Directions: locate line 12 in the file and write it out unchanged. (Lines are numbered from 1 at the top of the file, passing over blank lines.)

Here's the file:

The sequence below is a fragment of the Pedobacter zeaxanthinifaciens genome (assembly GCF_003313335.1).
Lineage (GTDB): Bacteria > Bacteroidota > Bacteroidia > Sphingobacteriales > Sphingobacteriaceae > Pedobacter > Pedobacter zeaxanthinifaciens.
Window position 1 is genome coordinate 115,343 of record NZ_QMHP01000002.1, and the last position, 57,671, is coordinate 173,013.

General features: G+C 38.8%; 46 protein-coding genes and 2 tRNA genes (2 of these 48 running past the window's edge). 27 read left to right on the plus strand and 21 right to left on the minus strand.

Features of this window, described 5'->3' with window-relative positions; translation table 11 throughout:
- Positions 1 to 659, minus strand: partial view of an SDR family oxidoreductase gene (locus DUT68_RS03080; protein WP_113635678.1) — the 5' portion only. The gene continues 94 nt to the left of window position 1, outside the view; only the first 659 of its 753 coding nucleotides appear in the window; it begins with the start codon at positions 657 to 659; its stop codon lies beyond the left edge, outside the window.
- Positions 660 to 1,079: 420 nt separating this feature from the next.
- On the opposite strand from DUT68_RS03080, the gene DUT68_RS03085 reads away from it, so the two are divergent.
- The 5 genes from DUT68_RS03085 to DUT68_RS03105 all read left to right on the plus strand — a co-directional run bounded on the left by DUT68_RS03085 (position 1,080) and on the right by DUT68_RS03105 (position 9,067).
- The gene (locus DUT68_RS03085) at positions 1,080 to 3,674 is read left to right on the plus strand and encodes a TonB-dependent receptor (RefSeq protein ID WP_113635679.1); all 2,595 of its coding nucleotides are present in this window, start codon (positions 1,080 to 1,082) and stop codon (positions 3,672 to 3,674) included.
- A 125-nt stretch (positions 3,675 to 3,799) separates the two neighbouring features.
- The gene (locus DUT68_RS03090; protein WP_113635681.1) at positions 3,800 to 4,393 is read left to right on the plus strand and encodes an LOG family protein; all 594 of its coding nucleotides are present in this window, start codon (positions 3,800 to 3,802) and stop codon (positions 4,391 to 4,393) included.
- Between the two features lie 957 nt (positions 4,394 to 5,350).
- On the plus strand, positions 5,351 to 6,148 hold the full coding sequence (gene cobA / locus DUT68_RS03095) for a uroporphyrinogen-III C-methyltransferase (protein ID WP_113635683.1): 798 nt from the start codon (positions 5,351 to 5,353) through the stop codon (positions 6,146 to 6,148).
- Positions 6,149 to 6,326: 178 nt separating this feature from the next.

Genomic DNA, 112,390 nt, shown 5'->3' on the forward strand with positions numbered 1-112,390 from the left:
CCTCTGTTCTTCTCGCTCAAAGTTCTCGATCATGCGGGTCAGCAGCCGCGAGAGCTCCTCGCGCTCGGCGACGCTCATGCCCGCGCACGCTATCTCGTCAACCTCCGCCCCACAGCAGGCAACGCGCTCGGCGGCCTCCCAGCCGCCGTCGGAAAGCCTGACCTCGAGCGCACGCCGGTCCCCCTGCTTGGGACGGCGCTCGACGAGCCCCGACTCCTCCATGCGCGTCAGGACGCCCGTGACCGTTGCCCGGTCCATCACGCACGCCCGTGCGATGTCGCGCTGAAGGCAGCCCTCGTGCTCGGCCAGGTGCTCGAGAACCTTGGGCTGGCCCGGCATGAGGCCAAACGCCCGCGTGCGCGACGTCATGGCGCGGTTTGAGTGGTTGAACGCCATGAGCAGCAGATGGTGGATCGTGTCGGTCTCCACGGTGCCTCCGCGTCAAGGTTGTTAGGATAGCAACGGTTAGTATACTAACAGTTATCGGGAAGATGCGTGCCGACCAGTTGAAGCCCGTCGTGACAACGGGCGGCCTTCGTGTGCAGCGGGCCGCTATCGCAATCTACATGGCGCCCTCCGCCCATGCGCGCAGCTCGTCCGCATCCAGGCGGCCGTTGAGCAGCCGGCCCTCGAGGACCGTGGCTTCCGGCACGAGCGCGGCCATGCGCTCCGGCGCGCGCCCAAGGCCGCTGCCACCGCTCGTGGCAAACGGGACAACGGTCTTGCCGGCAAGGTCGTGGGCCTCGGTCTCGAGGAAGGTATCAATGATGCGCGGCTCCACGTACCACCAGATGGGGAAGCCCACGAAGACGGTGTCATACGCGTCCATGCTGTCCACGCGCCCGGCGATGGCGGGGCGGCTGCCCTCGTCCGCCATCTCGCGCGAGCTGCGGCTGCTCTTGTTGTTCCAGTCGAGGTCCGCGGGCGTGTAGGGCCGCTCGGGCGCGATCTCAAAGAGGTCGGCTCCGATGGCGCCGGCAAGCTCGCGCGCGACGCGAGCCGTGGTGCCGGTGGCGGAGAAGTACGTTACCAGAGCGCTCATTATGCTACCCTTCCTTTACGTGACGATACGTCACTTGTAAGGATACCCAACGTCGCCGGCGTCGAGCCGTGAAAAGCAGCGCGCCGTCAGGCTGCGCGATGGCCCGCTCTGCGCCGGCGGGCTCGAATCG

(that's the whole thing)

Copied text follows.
- The gene (locus DUT68_RS03090; protein WP_113635681.1) at positions 3,800 to 4,393 is read left to right on the plus strand and encodes an LOG family protein; all 594 of its coding nucleotides are present in this window, start codon (positions 3,800 to 3,802) and stop codon (positions 4,391 to 4,393) included.